Tuesday, August 2, 2016

From mySA: Federal judicial vacancies in Texas still an emergency

A reminder that Texas - as the rest of the states - has a dual judicial system. On is elected, the other is appointed.

- Click here for the article.
A year ago today on this page, I criticized the troubling obstructionism by U.S. Sens. John Cornyn and Ted Cruz of Texas.
They have repeatedly failed to fill vacated seats in our state’s federal appellate and district courts, including their opposition to potential nominations of qualified district judges originally recommended by Republicans.
In his response letter, Sen. Cornyn objected to my comments and pointed out that he is working hard to fill these seats and to “ensure Texas has some of the best and brightest judges in these important posts.” 
It has now been a year since Sen. Cornyn’s response. Our state’s federal judiciary is in abysmal shape, as there are still two vacancies on the 5thCircuit Court of Appeals and 10 vacancies — three more than last year — in Texas’ U.S. District Courts. The oldest vacancy goes back to 2011. Additionally, several federal judges are expected to retire in the next few years.
In comparison, there are no appellate vacancies under Missouri and Louisiana, both part of the 5th Circuit. Missouri does not have a U.S. District Court vacancy. Louisiana has three, with one vacated a month ago and two in 2015, both of which have already had Senate hearings.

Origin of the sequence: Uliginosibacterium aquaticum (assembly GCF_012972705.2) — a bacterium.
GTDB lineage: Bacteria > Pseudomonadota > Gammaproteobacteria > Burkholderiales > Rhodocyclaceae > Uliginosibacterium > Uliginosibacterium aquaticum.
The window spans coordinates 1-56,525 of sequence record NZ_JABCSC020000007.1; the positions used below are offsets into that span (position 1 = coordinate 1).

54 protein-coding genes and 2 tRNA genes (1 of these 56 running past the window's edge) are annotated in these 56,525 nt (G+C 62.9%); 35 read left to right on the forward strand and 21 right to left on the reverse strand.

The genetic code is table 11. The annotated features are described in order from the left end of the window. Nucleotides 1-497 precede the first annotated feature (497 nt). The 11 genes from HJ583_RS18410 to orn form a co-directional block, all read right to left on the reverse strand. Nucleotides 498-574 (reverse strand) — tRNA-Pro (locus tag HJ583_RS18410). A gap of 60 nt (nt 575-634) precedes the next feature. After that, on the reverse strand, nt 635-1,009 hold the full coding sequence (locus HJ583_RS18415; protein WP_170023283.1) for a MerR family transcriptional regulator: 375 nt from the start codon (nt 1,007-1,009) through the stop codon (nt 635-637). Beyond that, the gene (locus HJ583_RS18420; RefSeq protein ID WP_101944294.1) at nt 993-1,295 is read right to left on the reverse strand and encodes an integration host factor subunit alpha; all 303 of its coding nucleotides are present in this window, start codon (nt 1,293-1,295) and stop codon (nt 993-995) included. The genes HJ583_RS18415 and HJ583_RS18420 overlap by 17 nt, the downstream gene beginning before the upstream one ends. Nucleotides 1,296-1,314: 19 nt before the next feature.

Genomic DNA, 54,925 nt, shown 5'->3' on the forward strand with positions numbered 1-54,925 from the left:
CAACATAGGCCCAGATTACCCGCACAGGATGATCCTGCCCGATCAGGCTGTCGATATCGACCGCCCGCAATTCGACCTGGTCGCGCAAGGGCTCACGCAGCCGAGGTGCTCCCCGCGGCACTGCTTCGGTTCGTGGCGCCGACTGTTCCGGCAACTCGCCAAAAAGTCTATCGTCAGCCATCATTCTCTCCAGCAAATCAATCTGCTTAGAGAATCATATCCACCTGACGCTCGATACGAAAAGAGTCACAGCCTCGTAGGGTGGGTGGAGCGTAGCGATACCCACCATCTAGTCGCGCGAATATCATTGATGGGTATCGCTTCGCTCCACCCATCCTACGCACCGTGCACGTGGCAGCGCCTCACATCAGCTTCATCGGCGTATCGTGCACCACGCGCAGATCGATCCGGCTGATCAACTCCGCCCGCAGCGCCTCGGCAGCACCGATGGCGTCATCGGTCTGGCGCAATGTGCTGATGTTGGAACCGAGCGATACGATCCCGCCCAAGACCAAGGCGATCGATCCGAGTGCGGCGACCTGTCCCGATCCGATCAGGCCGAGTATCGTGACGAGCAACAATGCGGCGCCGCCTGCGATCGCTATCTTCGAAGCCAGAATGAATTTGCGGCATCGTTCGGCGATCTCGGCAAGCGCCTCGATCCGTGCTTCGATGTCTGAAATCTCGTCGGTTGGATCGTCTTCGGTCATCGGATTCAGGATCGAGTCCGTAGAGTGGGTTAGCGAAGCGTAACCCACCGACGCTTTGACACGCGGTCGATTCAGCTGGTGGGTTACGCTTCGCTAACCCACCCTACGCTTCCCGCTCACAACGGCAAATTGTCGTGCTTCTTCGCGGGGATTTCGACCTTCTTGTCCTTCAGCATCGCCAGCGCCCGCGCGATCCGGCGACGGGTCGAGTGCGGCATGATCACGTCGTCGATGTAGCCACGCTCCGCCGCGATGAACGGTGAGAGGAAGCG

The Judicial Conference of the United States, headed by Chief Justice John Roberts, has marked all the Texas vacancies as a “judicial emergency,” accounting for 29 percent of the judicial emergencies nationwide — a feat not achieved by any other state. This designation implies that the courts’ current caseload is both excessive and unmanageable. Even if these seats are filled tomorrow, the conference has asked Congress to add many new judgeships to the federal district courts in Texas.

- Click here for Wikipedia's entry on The Judicial Conference of the United States.

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